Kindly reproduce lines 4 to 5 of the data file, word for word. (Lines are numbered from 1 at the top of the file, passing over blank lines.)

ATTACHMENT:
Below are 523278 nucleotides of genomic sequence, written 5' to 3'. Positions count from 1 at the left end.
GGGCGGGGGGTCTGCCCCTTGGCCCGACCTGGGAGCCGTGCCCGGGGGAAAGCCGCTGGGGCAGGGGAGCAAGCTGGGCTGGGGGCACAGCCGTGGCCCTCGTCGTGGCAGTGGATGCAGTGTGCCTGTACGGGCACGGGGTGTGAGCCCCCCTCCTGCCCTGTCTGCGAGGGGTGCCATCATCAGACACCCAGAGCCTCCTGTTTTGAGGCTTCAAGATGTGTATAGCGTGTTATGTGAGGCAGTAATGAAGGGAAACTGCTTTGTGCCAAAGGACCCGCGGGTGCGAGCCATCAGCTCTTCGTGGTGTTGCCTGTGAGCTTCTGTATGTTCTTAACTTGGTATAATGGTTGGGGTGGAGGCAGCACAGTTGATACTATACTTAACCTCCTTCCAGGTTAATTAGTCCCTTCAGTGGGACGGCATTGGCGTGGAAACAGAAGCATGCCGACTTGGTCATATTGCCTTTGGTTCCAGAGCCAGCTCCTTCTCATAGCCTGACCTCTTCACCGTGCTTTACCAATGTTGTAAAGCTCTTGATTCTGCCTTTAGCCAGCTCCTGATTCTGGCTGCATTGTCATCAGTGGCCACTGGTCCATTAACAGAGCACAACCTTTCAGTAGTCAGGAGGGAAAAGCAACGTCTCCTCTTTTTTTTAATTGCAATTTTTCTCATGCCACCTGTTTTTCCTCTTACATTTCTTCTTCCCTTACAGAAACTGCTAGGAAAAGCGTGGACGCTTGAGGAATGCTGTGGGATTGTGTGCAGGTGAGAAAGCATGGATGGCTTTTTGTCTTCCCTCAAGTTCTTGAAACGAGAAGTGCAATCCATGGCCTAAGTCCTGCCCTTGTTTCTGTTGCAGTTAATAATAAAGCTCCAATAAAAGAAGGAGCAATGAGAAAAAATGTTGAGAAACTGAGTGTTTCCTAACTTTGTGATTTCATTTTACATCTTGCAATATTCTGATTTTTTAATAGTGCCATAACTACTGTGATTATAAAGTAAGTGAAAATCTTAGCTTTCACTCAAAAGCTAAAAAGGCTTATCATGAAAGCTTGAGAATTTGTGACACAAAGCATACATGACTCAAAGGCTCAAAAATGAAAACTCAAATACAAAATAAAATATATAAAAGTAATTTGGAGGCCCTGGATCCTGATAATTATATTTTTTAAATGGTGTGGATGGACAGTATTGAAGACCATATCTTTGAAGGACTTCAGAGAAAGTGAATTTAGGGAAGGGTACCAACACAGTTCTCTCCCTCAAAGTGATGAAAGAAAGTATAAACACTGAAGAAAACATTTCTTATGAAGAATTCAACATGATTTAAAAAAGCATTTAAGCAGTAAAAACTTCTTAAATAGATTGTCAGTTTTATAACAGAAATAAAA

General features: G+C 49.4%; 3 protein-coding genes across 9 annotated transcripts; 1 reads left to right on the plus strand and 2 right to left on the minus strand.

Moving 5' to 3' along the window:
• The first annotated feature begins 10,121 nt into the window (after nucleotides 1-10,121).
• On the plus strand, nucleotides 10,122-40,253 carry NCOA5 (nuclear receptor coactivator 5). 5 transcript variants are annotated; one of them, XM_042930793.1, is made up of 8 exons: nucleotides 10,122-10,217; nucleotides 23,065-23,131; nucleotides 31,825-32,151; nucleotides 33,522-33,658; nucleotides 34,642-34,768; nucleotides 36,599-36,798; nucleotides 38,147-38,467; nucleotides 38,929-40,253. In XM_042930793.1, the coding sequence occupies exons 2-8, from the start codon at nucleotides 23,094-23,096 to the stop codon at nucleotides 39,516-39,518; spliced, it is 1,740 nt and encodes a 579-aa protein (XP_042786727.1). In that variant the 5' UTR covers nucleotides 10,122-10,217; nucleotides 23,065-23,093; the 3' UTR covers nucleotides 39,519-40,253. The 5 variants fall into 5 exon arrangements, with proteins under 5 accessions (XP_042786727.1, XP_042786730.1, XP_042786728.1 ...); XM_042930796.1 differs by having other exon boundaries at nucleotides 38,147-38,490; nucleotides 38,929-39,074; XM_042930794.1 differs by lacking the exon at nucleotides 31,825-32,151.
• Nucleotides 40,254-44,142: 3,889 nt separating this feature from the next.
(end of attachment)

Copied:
Moving 5' to 3' along the window:
• The first annotated feature begins 10,121 nt into the window (after nucleotides 1-10,121).